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The last few Jack Reacher books seemed to me to be running out of steam because they were becoming a bit repetitive. Many authors who have written several books with the same character try to spice things up by writing a prequel or revisiting an earlier time in the character's career and mostly they fail to achieve their objective. In "The Affair" Lee Child not only succeeds but IMHO serves up one of the best of the Jack Reacher series.
The reason this book works so well is that Child has never really fully explored the background to Reacher leaving the Army and becoming a drifter. This book is very good because it is great vintage Reacher and goes back to the time when he was at the top of his game as a military policeman. Reacher displays all of his great investigative skills, an unbelievable ability defend himself against overwhelming odds and a tenacity to close a case even if it goes against orders by his superiors.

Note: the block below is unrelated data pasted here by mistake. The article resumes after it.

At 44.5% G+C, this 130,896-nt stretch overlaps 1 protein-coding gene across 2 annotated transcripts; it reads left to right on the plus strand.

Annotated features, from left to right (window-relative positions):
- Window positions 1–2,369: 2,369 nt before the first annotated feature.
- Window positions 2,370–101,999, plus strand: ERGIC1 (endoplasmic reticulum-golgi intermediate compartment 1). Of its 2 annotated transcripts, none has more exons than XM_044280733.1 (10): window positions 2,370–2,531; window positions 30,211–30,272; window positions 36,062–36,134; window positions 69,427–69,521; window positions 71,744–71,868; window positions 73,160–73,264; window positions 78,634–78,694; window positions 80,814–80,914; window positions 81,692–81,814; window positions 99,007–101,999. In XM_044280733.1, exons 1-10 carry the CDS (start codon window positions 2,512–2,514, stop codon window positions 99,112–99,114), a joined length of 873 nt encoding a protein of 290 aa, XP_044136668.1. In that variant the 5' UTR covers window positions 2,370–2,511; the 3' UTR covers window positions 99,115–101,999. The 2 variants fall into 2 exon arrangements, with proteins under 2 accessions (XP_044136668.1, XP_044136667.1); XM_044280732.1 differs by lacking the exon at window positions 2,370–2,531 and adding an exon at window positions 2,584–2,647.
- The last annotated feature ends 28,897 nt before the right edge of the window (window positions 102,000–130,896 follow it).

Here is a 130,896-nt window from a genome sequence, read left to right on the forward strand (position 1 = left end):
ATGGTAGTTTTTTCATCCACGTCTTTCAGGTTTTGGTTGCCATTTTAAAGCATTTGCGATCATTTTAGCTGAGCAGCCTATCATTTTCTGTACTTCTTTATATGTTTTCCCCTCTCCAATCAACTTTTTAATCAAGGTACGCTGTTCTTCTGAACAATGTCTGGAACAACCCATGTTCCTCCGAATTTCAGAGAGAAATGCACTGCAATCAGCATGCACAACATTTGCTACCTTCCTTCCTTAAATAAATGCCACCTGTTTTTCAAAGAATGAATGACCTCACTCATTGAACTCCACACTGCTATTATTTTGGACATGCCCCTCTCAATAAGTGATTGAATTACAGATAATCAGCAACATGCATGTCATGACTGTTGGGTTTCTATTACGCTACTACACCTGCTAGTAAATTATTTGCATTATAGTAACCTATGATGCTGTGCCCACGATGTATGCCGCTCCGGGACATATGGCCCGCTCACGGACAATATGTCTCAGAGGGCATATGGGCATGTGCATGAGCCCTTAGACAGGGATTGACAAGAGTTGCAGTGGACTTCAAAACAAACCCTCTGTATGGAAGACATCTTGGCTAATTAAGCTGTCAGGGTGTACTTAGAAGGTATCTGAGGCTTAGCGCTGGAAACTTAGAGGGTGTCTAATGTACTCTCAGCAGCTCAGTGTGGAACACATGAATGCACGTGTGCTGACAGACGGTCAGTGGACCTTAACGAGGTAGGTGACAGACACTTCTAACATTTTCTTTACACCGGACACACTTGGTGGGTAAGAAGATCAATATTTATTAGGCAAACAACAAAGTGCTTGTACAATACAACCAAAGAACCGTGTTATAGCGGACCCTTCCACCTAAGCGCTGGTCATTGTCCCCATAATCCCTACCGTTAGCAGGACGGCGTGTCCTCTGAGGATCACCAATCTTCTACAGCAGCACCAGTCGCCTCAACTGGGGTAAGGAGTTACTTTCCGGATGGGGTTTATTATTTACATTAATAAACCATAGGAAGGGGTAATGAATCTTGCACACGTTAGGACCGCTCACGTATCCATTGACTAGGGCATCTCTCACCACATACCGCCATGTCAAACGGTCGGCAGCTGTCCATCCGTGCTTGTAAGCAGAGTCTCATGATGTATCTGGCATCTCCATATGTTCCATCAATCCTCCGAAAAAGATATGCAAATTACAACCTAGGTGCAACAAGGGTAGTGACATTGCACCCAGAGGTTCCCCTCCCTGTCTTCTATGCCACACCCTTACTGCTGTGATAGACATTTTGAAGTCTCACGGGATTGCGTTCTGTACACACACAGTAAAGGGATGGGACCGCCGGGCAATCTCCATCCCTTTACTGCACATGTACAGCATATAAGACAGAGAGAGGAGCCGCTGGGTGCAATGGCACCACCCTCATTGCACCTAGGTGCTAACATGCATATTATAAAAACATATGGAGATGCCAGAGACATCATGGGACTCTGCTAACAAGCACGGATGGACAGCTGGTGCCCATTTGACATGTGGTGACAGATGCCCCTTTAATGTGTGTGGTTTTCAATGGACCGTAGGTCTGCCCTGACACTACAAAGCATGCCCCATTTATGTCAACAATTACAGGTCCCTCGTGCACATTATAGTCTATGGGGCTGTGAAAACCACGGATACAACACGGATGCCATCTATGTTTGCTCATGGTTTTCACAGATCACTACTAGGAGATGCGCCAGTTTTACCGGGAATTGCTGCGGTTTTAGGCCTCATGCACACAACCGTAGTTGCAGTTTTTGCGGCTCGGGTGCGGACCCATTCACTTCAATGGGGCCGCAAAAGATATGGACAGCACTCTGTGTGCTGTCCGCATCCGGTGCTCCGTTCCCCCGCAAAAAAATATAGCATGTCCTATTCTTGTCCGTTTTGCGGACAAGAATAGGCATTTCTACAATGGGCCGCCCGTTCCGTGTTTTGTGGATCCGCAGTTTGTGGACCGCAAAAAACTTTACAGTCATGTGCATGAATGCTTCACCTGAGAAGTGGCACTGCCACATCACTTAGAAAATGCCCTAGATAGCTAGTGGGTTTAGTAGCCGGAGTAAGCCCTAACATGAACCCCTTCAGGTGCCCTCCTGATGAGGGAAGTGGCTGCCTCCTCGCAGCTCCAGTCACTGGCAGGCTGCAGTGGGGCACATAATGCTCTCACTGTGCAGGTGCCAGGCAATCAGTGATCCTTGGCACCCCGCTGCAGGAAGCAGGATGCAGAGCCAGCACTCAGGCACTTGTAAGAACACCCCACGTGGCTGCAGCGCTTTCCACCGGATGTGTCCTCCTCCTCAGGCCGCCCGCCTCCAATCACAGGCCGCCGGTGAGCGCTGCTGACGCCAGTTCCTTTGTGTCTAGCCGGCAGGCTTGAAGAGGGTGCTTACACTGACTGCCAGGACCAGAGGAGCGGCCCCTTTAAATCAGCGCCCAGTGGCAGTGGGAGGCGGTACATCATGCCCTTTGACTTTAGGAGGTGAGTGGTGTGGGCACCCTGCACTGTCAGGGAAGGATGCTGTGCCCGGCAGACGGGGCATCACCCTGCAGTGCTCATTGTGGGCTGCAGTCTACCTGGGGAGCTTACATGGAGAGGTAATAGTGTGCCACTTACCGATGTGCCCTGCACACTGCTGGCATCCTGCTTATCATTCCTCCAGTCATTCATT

In this book we are introduced to Elizabeth Devereaux, the Sheriff of small town in Mississippi close to a large US Special Forces Base. Devereaux is a stunningly beautiful woman who has recently returned to her home town after several years with the military police of the Marines. She is investigating a brutal murder of a beautiful woman she suspects may have been committed by someone from the Base. Because of the potential impact on the Base, Reacher is sent there undercover, but with her military police background Devereaux soon spots Reacher and they start to look at the case together. As they progress their investigations they become more closely involved.
Lee Child has written a Jack Reacher book with a bit of everything - a murder mystery, military cover-ups, hired militia, corruption at the highest political level and some romance. This is all set against the strange background of a huge freight train that shakes and deafens the small town every midnight.
While it is clear that his superiors are not happy with him, we learn the actual reason why Reacher leaves the Army and becomes a drifter - and it really is something of a surprise.